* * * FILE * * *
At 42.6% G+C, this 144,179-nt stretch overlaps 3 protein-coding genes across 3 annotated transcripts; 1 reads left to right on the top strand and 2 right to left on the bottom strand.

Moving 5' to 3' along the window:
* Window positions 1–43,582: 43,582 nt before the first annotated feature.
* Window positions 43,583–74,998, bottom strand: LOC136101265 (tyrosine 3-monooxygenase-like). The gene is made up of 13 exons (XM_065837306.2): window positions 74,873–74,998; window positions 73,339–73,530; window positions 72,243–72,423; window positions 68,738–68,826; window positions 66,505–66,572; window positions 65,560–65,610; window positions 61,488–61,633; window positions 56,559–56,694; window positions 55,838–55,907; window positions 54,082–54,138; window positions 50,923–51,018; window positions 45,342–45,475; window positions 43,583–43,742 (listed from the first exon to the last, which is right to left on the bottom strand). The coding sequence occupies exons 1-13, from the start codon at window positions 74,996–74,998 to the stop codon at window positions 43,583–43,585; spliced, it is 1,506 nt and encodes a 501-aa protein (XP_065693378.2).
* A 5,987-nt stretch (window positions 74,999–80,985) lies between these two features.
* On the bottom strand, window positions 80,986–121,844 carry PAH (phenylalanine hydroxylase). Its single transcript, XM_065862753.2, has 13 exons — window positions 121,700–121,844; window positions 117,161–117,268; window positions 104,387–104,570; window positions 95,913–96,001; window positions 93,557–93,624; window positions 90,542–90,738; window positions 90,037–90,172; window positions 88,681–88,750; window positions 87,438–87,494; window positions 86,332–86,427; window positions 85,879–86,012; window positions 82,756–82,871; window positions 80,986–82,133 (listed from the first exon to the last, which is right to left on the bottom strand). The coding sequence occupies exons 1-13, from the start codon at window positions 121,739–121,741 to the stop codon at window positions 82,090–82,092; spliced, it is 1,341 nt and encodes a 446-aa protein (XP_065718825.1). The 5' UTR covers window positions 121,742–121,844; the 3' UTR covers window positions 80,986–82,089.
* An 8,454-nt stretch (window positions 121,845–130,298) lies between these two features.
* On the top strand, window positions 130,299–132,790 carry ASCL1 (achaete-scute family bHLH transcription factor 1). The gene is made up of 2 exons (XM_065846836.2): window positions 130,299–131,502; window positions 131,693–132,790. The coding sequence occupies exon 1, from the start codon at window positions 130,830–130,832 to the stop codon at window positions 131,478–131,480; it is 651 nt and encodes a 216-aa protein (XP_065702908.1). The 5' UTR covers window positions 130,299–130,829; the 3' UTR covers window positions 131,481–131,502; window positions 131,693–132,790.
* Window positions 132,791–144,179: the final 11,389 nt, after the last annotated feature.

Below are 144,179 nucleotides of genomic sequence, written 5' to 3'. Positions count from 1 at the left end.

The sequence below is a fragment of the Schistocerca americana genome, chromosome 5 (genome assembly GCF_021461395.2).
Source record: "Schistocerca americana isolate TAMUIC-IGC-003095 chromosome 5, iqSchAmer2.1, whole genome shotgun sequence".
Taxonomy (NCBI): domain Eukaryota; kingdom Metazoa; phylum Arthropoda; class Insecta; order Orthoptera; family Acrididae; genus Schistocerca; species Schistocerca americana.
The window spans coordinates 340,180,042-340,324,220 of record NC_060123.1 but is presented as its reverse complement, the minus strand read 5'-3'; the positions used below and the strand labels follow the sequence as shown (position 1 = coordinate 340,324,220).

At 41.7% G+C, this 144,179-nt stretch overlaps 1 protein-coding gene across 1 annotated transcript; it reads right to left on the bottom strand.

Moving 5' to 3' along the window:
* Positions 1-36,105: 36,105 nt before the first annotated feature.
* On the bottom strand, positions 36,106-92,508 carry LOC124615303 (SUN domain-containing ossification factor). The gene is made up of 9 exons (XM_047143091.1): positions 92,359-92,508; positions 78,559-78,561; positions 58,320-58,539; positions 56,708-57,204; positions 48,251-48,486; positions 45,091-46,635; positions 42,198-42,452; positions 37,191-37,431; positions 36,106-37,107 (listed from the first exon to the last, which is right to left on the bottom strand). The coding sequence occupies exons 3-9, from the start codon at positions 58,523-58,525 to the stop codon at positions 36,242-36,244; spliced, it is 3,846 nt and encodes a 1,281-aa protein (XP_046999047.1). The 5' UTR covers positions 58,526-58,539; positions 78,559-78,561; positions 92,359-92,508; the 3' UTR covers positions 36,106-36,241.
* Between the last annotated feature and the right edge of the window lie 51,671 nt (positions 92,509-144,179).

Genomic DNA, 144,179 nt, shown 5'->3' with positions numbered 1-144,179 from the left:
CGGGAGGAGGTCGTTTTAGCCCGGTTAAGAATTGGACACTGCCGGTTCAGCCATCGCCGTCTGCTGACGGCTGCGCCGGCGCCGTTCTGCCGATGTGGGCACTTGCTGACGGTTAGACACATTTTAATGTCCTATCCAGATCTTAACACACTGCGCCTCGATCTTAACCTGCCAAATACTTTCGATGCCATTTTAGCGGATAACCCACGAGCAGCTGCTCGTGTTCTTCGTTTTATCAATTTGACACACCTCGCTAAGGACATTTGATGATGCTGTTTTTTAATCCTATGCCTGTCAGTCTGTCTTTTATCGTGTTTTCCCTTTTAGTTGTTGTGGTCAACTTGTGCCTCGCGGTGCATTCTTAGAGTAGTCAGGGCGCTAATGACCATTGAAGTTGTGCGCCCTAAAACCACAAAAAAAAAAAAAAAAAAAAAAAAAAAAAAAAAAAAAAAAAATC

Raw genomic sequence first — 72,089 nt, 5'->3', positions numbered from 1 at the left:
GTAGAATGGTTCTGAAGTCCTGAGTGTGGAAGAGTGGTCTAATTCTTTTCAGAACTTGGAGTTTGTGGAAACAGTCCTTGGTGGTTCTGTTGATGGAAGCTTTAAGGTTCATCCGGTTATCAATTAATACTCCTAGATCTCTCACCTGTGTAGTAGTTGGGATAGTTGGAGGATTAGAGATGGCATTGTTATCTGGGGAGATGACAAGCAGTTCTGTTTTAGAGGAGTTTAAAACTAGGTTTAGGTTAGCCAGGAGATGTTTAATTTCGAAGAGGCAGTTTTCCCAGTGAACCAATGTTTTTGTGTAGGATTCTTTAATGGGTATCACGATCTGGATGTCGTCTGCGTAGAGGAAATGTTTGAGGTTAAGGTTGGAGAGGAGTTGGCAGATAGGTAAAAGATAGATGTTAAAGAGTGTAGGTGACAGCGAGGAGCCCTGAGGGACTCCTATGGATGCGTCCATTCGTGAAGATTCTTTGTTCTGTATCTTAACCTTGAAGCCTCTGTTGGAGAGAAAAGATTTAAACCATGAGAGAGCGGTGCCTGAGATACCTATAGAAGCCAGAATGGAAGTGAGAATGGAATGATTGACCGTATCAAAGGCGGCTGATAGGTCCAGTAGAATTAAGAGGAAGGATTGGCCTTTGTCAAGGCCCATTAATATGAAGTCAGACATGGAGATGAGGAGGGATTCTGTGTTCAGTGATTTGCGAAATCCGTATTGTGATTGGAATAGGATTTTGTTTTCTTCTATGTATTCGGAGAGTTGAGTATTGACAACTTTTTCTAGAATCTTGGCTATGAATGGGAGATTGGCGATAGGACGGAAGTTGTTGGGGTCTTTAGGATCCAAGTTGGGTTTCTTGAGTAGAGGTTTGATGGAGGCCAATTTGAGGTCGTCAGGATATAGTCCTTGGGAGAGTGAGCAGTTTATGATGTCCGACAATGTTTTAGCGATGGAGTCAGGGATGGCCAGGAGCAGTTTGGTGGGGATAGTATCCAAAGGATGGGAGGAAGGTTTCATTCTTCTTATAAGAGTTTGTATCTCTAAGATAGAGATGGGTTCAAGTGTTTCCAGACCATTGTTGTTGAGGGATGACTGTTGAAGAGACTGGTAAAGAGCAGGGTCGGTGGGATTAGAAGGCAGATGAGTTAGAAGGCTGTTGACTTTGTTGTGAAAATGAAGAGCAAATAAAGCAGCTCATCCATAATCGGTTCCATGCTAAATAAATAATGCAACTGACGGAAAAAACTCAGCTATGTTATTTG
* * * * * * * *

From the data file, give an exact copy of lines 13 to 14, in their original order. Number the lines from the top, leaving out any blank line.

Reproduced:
Taxonomy (NCBI): domain Eukaryota; kingdom Metazoa; phylum Arthropoda; class Insecta; order Orthoptera; family Acrididae; genus Schistocerca; species Schistocerca americana.
The window spans coordinates 340,180,042-340,324,220 of record NC_060123.1 but is presented as its reverse complement, the minus strand read 5'-3'; the positions used below and the strand labels follow the sequence as shown (position 1 = coordinate 340,324,220).